The only problem was that I felt guilty all the time. Guilty for using their funding when I wasn’t somebody that needed help. It took me several weeks to notice that I was exactly their target market. Unemployed, no idea about gardening and no money. That was a knock. I’ve been part of these funding programmes so many times – but I’ve always been on the other side. Delivering the project. Changing people’s lives. It’s interesting to see it from the other end. At least, I reasoned, I was learning something new on the allotment.

The cooking aspect I was less convinced by. I’m not a bad cook. I certainly watch enough cooking television to be an expert. Part of me went into this morning’s session thinking I would end up helping the tutor. That I was turning up to make sure they met their quota. Doing them a favour. After all, nobody need ever know. And then the photographer turned up.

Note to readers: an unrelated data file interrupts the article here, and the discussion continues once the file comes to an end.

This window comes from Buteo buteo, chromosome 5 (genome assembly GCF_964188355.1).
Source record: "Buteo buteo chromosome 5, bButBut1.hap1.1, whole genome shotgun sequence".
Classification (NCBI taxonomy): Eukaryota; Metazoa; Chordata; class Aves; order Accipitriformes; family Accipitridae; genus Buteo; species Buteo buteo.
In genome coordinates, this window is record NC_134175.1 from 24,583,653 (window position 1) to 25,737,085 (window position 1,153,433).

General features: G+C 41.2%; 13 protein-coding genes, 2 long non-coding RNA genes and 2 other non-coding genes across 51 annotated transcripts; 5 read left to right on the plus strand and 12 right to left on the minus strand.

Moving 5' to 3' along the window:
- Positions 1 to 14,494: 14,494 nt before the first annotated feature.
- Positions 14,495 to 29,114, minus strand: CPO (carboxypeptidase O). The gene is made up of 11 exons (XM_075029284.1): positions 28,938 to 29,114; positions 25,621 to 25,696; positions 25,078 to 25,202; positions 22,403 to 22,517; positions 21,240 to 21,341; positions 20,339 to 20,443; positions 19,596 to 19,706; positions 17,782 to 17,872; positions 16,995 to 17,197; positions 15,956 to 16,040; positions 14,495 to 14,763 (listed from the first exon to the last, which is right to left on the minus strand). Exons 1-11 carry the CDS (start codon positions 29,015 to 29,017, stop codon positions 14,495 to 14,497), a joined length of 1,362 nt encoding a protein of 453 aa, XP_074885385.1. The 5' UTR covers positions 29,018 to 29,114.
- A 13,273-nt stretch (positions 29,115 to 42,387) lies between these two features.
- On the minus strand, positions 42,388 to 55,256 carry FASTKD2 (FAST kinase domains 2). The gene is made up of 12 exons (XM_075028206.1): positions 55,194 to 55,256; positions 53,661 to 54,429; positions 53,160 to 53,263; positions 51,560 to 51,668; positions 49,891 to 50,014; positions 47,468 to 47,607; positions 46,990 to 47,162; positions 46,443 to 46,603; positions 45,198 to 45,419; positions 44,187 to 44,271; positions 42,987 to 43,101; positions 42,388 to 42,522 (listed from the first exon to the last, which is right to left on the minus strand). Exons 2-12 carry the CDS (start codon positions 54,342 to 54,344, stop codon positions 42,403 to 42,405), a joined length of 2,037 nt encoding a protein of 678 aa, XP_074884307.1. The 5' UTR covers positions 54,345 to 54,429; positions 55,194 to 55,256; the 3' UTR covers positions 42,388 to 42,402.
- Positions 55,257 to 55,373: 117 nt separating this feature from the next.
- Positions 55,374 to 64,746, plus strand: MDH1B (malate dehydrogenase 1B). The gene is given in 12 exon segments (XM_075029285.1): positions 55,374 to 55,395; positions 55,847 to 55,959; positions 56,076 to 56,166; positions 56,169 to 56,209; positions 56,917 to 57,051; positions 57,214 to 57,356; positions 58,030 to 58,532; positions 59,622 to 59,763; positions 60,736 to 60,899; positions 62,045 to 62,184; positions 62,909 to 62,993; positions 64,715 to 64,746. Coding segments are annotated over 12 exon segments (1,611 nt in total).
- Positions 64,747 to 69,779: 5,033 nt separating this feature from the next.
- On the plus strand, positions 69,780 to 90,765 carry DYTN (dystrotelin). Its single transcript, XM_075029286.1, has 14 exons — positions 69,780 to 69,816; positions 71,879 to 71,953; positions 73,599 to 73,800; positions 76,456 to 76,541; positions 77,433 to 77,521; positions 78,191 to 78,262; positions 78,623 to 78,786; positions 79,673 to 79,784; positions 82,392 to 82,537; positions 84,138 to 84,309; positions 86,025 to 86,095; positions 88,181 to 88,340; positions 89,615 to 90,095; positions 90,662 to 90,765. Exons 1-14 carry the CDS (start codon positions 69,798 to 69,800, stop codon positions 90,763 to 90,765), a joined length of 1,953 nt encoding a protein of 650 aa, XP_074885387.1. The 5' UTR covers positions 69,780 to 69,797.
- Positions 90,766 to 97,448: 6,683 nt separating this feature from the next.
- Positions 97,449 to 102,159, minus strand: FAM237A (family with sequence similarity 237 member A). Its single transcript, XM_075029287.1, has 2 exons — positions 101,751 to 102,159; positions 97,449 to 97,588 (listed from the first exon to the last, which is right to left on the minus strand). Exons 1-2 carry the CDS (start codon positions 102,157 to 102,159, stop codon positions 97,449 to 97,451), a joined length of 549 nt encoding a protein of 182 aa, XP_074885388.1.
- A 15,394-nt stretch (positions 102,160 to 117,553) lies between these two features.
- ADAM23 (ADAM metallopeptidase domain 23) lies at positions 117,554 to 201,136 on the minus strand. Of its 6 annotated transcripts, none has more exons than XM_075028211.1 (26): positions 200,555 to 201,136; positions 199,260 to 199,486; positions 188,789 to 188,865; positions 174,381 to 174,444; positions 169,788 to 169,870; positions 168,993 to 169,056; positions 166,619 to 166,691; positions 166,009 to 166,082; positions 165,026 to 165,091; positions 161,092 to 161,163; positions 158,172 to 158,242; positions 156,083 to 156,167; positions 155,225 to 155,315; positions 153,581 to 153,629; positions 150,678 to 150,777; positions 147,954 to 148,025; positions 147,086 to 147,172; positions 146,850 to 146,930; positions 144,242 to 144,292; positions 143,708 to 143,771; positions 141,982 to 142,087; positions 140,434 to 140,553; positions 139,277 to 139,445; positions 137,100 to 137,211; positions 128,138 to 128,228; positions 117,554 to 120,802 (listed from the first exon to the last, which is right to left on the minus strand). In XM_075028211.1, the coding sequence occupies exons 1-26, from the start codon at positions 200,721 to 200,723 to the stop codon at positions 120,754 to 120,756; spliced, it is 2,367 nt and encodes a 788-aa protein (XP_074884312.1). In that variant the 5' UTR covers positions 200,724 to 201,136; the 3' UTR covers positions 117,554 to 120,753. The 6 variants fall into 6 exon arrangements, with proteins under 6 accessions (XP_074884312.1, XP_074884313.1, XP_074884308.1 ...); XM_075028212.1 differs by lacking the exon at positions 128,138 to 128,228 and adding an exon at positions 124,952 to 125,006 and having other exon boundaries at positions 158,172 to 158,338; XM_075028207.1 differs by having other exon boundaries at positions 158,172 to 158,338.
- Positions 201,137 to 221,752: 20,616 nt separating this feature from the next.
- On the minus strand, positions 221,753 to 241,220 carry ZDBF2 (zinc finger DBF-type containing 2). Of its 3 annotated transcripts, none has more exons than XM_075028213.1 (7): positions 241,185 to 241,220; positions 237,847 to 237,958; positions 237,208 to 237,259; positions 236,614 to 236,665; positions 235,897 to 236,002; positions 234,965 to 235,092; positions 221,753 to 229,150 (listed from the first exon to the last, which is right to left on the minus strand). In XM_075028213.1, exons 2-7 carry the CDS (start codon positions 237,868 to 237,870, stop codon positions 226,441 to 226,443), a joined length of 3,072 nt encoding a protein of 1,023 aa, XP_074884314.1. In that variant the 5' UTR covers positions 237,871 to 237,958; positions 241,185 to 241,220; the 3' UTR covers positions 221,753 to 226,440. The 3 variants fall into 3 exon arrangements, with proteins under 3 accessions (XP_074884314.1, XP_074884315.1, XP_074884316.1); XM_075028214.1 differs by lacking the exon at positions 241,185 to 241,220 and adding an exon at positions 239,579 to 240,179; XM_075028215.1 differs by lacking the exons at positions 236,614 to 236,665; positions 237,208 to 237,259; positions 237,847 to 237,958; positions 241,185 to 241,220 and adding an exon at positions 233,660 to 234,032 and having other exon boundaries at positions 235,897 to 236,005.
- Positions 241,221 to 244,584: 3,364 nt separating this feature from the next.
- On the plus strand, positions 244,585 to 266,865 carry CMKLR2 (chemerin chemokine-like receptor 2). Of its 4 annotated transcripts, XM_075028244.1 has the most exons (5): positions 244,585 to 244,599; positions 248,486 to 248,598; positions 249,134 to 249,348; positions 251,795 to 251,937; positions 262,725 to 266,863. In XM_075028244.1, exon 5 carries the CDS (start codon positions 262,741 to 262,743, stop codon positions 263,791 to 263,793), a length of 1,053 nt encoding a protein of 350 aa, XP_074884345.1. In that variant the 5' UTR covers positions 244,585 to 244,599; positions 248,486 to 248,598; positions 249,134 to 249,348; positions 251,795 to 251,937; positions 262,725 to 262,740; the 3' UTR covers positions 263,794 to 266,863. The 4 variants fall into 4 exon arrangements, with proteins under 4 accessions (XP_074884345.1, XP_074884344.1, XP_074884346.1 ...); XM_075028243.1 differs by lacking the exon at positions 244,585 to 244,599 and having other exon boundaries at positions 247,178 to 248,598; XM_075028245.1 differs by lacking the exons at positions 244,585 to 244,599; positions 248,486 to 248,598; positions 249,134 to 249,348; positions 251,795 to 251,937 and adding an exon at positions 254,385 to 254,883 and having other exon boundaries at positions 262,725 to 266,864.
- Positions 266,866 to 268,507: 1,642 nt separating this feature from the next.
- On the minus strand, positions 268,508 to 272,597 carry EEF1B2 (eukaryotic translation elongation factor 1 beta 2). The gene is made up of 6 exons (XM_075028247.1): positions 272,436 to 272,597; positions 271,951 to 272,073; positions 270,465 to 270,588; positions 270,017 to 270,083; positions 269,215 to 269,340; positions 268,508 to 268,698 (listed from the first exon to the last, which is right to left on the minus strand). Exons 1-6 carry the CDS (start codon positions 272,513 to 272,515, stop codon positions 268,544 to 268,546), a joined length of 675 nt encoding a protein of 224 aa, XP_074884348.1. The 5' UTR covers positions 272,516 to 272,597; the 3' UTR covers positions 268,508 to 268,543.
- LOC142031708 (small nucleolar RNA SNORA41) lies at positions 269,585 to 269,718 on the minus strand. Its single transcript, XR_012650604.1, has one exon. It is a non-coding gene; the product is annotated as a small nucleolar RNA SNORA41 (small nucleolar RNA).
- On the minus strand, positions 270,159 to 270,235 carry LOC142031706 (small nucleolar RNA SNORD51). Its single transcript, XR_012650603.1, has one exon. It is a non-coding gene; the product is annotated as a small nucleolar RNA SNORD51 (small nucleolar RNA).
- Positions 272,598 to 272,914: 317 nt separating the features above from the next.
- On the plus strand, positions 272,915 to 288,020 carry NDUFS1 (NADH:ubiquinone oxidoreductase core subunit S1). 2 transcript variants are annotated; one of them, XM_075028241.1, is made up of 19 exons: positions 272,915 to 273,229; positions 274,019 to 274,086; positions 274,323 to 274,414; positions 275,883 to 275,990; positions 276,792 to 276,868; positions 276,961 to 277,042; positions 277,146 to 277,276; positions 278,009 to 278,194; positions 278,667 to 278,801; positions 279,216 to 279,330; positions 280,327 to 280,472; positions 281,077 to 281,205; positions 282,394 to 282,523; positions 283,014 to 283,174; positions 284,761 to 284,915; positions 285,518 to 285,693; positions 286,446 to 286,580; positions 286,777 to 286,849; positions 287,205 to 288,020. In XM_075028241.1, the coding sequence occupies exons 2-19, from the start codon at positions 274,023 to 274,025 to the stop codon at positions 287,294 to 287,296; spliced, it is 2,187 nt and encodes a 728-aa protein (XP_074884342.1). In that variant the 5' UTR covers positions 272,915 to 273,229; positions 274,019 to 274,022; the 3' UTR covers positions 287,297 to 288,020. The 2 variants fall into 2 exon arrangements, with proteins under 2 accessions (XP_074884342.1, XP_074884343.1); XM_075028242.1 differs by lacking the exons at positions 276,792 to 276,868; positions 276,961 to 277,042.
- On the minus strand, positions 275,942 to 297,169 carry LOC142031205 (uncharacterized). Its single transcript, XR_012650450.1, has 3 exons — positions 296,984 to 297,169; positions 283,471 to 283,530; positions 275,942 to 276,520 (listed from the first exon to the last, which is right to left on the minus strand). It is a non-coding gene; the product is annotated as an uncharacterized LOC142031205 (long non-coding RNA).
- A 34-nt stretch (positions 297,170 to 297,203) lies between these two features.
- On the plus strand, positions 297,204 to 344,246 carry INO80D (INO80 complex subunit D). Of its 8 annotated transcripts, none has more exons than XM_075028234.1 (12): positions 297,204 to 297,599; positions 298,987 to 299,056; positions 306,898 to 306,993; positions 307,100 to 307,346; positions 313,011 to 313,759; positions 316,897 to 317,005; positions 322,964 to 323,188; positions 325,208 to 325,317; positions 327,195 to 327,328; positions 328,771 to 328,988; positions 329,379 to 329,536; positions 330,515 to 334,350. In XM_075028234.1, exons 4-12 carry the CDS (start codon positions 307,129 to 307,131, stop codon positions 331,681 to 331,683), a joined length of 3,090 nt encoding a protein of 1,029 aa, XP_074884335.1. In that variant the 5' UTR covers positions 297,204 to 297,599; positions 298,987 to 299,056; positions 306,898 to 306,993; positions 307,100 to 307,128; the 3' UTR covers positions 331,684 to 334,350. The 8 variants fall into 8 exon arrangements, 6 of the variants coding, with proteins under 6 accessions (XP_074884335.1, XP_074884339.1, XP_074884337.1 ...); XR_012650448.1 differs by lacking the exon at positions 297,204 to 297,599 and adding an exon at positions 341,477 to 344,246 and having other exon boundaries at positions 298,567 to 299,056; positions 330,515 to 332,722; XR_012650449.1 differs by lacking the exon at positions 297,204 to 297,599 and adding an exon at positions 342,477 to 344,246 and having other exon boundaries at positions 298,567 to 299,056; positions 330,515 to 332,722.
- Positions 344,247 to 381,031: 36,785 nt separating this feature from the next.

My heart sank a little bit. Everyone who saw the paper would know. Know that I was ‘one of those people’. The kind who need help, rather than give it. The one on the end of the funding. I’m prouder than I thought.

The last six months have taught me a lot. People are a lot less different than you think. No matter where you live, everyone is trying to look after their families. Most people are nicer than you expect them to be. Everyone wants someone to talk to. Most people are kind. Everyone needs help sometimes. Even me. I’m growing. And I think I’m even smiling in the photograph.

 

The Truth / Something Beautiful June 23, 2013